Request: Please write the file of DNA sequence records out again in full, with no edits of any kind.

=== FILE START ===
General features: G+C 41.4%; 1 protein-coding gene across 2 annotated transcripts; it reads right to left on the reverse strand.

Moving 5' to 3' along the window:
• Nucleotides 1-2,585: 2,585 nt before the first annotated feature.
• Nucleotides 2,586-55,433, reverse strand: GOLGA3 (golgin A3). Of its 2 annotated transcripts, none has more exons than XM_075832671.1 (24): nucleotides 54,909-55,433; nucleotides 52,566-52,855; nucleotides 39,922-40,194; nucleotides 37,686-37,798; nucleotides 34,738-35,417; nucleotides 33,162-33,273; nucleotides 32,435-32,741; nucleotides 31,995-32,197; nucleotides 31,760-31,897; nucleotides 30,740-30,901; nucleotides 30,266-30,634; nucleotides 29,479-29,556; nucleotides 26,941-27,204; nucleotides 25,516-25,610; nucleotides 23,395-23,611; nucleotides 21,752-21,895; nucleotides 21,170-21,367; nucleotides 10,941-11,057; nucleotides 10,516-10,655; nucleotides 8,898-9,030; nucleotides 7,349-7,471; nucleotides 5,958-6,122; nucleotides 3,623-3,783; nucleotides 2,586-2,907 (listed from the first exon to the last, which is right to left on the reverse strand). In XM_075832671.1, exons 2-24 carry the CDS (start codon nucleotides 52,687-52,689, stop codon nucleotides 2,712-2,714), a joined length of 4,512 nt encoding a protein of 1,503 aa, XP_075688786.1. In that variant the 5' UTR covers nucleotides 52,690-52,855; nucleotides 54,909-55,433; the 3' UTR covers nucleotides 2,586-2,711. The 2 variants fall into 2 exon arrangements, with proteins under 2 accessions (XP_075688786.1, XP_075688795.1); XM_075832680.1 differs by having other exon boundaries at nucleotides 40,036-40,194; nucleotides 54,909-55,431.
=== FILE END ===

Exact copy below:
General features: G+C 41.4%; 1 protein-coding gene across 2 annotated transcripts; it reads right to left on the reverse strand.

Moving 5' to 3' along the window:
• Nucleotides 1-2,585: 2,585 nt before the first annotated feature.
• Nucleotides 2,586-55,433, reverse strand: GOLGA3 (golgin A3). Of its 2 annotated transcripts, none has more exons than XM_075832671.1 (24): nucleotides 54,909-55,433; nucleotides 52,566-52,855; nucleotides 39,922-40,194; nucleotides 37,686-37,798; nucleotides 34,738-35,417; nucleotides 33,162-33,273; nucleotides 32,435-32,741; nucleotides 31,995-32,197; nucleotides 31,760-31,897; nucleotides 30,740-30,901; nucleotides 30,266-30,634; nucleotides 29,479-29,556; nucleotides 26,941-27,204; nucleotides 25,516-25,610; nucleotides 23,395-23,611; nucleotides 21,752-21,895; nucleotides 21,170-21,367; nucleotides 10,941-11,057; nucleotides 10,516-10,655; nucleotides 8,898-9,030; nucleotides 7,349-7,471; nucleotides 5,958-6,122; nucleotides 3,623-3,783; nucleotides 2,586-2,907 (listed from the first exon to the last, which is right to left on the reverse strand). In XM_075832671.1, exons 2-24 carry the CDS (start codon nucleotides 52,687-52,689, stop codon nucleotides 2,712-2,714), a joined length of 4,512 nt encoding a protein of 1,503 aa, XP_075688786.1. In that variant the 5' UTR covers nucleotides 52,690-52,855; nucleotides 54,909-55,433; the 3' UTR covers nucleotides 2,586-2,711. The 2 variants fall into 2 exon arrangements, with proteins under 2 accessions (XP_075688786.1, XP_075688795.1); XM_075832680.1 differs by having other exon boundaries at nucleotides 40,036-40,194; nucleotides 54,909-55,431.